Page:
Office Spaces Throughout the Years: A Brief History of Office Design Trends and How They Started
As is the case in most industries, the advancements of recent decades have left office design and the employee experience unrecognizable compared to just 50 years ago. The history of trends has varied over many centuries. While some ideas become outdated due to a better understanding of the human condition, others fall out of fashion because of innovation in materials, manufacturing, and technology. With an inspired eye to the future, Working Spaces offers a fascinating look into the past through the history of office design.
The Office Wasn’t Built in a Day
Although we can hardly imagine daily life thousands of years ago, advanced civilizations like the Roman Empire were vast with complex logistical operations. The anthropological study suggests that we have Ancient Romans to thank for the original offices; they created dedicated spaces where official work was conducted. The Roman Latin officium loosely translates to the bureau, as we use it today.
The British Building Boom
In the early 18th century, an expanding British Empire was engaged with increased trade worldwide, and the demand for official business space inspired the erection of the first dedicated office building in 1726. Known as The Old Admiralty Office, its meeting spaces and board rooms were first occupied by the Royal Navy but are still in use today. The office design strategies used here and in The East India House erected in London in 1729 were found in era government reports, suggesting “separate rooms for the intellectual work” and “the working in concert under proper superintendence” for the more mechanical jobs.
20th Century Box
As economies around the world developed into the early 1900s, so did influential designs among early modern offices. Based on scientific concepts for maximizing industrial efficiency, rigid, regimented layouts resulted in endless rows of desks for easy oversight by managers. This concept closely followed the principles established by mechanical engineer Frank Taylor, whose “Taylorism” ideas failed to consider work’s human and social elements, resulting in dark, cold, and uninspired spaces.
The Sky’s the Limit
Around the same time, engineering advances lent to building large skyscrapers that could accommodate several companies. This radically new way of working established the need for office design as a discipline, launching the industry into a new era. By this point, the history of trends combined to form an amalgam of both private and open workstations, with some offices even housing kitchen staff. The Great Depression seemed to halt much of this progress in the late 20s, but by the late 30s, new concepts like warm spaces, bright lights and cork ceilings started to make their way into office designs by architectural greats like Frank Lloyd Wright.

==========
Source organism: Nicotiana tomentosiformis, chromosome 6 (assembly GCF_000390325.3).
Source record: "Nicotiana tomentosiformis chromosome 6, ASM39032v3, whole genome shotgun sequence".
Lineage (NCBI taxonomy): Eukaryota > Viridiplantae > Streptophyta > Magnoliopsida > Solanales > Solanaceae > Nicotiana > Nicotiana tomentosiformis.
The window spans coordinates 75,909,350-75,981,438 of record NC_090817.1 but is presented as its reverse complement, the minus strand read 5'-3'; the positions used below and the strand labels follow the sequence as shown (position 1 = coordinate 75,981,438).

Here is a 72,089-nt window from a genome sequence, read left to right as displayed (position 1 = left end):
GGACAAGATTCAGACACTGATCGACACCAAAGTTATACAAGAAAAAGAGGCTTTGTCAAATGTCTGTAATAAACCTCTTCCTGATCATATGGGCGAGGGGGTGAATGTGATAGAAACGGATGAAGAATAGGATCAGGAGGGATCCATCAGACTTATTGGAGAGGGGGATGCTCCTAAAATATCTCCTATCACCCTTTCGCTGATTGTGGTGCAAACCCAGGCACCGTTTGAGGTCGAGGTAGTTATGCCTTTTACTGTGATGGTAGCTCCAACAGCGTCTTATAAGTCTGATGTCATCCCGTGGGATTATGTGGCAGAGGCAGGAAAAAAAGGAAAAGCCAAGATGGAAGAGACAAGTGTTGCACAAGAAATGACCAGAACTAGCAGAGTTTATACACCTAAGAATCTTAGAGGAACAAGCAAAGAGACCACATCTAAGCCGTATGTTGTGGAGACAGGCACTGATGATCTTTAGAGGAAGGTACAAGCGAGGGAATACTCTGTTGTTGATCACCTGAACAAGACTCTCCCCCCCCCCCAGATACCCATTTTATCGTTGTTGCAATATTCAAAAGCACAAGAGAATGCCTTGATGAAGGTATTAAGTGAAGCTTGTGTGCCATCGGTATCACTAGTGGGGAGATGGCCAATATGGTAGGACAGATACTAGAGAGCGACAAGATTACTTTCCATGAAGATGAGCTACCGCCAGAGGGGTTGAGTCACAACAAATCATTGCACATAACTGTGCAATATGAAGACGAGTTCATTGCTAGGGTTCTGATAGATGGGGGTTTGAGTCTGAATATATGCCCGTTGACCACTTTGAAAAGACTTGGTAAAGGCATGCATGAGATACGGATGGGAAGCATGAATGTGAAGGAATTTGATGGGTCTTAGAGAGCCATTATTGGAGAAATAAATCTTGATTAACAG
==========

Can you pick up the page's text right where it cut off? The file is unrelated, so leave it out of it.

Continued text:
After much global tumult in the 40s, the baby booms and space races that modernized the 1950s lent to advances in office design and management that continued well into the 60s. This era saw the adoption of groovy new Northern European concepts like Burolandschaft, German for “Office Landscaping,” which advocated less rigid approaches to office layouts and emphasized meeting the needs of employees. Desk groupings allowed for a more social experience that nurtured collaboration and organic elements like plants creating natural boundaries between areas. Burolandschaft evolved into concepts like the Action Office, which included a variety of alternative work settings for men and women new to the workforce, including meeting rooms and modular furniture collections that provided flexibility and privacy.
Open plan layouts aren’t for everyone. The three-sided divisions popular in the late 1960s would ultimately evolve into the staple of 1980s corporate America—Cubicle Farms. The availability of cheap, modular wall systems paired with the drive of new economic woes would again shift focus to maximizing profitability and resulted in one of the more depressive periods in office design since the discipline took shape. It took the advent of tech in the workspace to push the more human-centered focus we work with today.
As technology rapidly developed, it became clear that employees could be much more mobile and need more flexible working methods. As a result, office design started to embrace ideas like “hot desking,” which allowed staff to choose available spaces rather than specific stations and required the entire office design concept to be supportive and inspirational. Influential designs now allow advancing technologies to be seamlessly integrated into ergonomic furnishings. In addition, we now understand the benefit of drawing biophilic inspiration from home, with warm natural materials, organic elements like plants, and easy access to natural light and fresh air.
Make History with Help from Working Spaces
English Romantic poet William Wordsworth beautifully captured the benefit of hindsight in shaping things to come; “Let us learn from the past to profit by the present, and from the present, to live better in the future.” When partnering with the exceptional designers at Working Spaces, you can rely on the office design knowledge and experience they integrate to build the foundation for your company’s stellar future. We look forward to making history together, so contact us today with your ideas and questions!